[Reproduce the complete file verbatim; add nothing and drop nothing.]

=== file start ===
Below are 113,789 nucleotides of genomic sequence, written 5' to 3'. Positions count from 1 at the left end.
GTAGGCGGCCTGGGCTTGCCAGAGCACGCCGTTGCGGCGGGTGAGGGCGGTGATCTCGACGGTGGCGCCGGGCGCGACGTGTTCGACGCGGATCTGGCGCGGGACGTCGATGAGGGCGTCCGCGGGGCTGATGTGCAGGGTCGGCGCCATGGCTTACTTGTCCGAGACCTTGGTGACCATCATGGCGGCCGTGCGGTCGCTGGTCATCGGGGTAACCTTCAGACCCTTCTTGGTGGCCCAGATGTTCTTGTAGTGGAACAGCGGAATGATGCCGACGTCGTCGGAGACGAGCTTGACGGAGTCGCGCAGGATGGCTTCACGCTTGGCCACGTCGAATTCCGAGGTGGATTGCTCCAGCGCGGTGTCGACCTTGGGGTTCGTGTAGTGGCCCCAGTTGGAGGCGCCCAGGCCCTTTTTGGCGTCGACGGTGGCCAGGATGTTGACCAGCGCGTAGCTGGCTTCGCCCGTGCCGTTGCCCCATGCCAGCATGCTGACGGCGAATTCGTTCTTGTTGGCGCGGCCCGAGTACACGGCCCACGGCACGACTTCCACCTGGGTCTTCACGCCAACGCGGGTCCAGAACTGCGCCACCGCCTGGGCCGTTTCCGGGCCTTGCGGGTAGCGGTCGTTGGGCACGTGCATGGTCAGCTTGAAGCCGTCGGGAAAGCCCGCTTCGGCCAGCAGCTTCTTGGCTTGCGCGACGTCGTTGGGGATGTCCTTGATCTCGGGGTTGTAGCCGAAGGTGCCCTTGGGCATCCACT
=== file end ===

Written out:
Below are 113,789 nucleotides of genomic sequence, written 5' to 3'. Positions count from 1 at the left end.
GTAGGCGGCCTGGGCTTGCCAGAGCACGCCGTTGCGGCGGGTGAGGGCGGTGATCTCGACGGTGGCGCCGGGCGCGACGTGTTCGACGCGGATCTGGCGCGGGACGTCGATGAGGGCGTCCGCGGGGCTGATGTGCAGGGTCGGCGCCATGGCTTACTTGTCCGAGACCTTGGTGACCATCATGGCGGCCGTGCGGTCGCTGGTCATCGGGGTAACCTTCAGACCCTTCTTGGTGGCCCAGATGTTCTTGTAGTGGAACAGCGGAATGATGCCGACGTCGTCGGAGACGAGCTTGACGGAGTCGCGCAGGATGGCTTCACGCTTGGCCACGTCGAATTCCGAGGTGGATTGCTCCAGCGCGGTGTCGACCTTGGGGTTCGTGTAGTGGCCCCAGTTGGAGGCGCCCAGGCCCTTTTTGGCGTCGACGGTGGCCAGGATGTTGACCAGCGCGTAGCTGGCTTCGCCCGTGCCGTTGCCCCATGCCAGCATGCTGACGGCGAATTCGTTCTTGTTGGCGCGGCCCGAGTACACGGCCCACGGCACGACTTCCACCTGGGTCTTCACGCCAACGCGGGTCCAGAACTGCGCCACCGCCTGGGCCGTTTCCGGGCCTTGCGGGTAGCGGTCGTTGGGCACGTGCATGGTCAGCTTGAAGCCGTCGGGAAAGCCCGCTTCGGCCAGCAGCTTCTTGGCTTGCGCGACGTCGTTGGGGATGTCCTTGATCTCGGGGTTGTAGCCGAAGGTGCCCTTGGGCATCCACT